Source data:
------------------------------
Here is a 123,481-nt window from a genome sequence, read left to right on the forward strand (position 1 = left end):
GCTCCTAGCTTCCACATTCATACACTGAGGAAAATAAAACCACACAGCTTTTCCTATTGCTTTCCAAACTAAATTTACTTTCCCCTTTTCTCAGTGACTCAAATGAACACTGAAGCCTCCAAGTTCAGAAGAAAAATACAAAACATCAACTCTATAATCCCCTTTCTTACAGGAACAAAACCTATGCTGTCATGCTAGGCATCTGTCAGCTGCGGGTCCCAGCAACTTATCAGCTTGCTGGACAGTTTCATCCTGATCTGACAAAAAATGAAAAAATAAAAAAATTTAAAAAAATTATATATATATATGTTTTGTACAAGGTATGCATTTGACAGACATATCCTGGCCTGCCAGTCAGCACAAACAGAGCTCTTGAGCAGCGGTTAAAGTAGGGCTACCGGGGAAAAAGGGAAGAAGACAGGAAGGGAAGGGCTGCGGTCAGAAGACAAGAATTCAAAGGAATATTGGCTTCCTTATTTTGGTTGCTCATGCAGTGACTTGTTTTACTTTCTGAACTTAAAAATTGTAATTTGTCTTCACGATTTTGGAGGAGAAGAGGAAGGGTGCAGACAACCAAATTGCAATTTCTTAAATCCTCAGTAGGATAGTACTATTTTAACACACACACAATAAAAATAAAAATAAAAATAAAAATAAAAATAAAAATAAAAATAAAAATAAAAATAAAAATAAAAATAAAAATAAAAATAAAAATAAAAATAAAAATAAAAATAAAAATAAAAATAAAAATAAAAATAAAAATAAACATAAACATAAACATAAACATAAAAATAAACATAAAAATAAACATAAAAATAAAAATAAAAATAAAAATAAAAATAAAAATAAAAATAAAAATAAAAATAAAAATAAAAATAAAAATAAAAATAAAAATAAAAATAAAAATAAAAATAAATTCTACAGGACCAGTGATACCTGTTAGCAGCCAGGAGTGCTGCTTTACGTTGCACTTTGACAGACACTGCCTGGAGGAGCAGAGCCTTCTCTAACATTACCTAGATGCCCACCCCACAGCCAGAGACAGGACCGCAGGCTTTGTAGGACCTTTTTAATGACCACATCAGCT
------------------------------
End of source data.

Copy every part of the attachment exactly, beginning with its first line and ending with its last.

Here is a 123,481-nt window from a genome sequence, read left to right on the forward strand (position 1 = left end):
GCTCCTAGCTTCCACATTCATACACTGAGGAAAATAAAACCACACAGCTTTTCCTATTGCTTTCCAAACTAAATTTACTTTCCCCTTTTCTCAGTGACTCAAATGAACACTGAAGCCTCCAAGTTCAGAAGAAAAATACAAAACATCAACTCTATAATCCCCTTTCTTACAGGAACAAAACCTATGCTGTCATGCTAGGCATCTGTCAGCTGCGGGTCCCAGCAACTTATCAGCTTGCTGGACAGTTTCATCCTGATCTGACAAAAAATGAAAAAATAAAAAAATTTAAAAAAATTATATATATATATGTTTTGTACAAGGTATGCATTTGACAGACATATCCTGGCCTGCCAGTCAGCACAAACAGAGCTCTTGAGCAGCGGTTAAAGTAGGGCTACCGGGGAAAAAGGGAAGAAGACAGGAAGGGAAGGGCTGCGGTCAGAAGACAAGAATTCAAAGGAATATTGGCTTCCTTATTTTGGTTGCTCATGCAGTGACTTGTTTTACTTTCTGAACTTAAAAATTGTAATTTGTCTTCACGATTTTGGAGGAGAAGAGGAAGGGTGCAGACAACCAAATTGCAATTTCTTAAATCCTCAGTAGGATAGTACTATTTTAACACACACACAATAAAAATAAAAATAAAAATAAAAATAAAAATAAAAATAAAAATAAAAATAAAAATAAAAATAAAAATAAAAATAAAAATAAAAATAAAAATAAAAATAAAAATAAAAATAAAAATAAAAATAAAAATAAAAATAAACATAAACATAAACATAAACATAAAAATAAACATAAAAATAAACATAAAAATAAAAATAAAAATAAAAATAAAAATAAAAATAAAAATAAAAATAAAAATAAAAATAAAAATAAAAATAAAAATAAAAATAAAAATAAAAATAAAAATAAATTCTACAGGACCAGTGATACCTGTTAGCAGCCAGGAGTGCTGCTTTACGTTGCACTTTGACAGACACTGCCTGGAGGAGCAGAGCCTTCTCTAACATTACCTAGATGCCCACCCCACAGCCAGAGACAGGACCGCAGGCTTTGTAGGACCTTTTTAATGACCACATCAGCT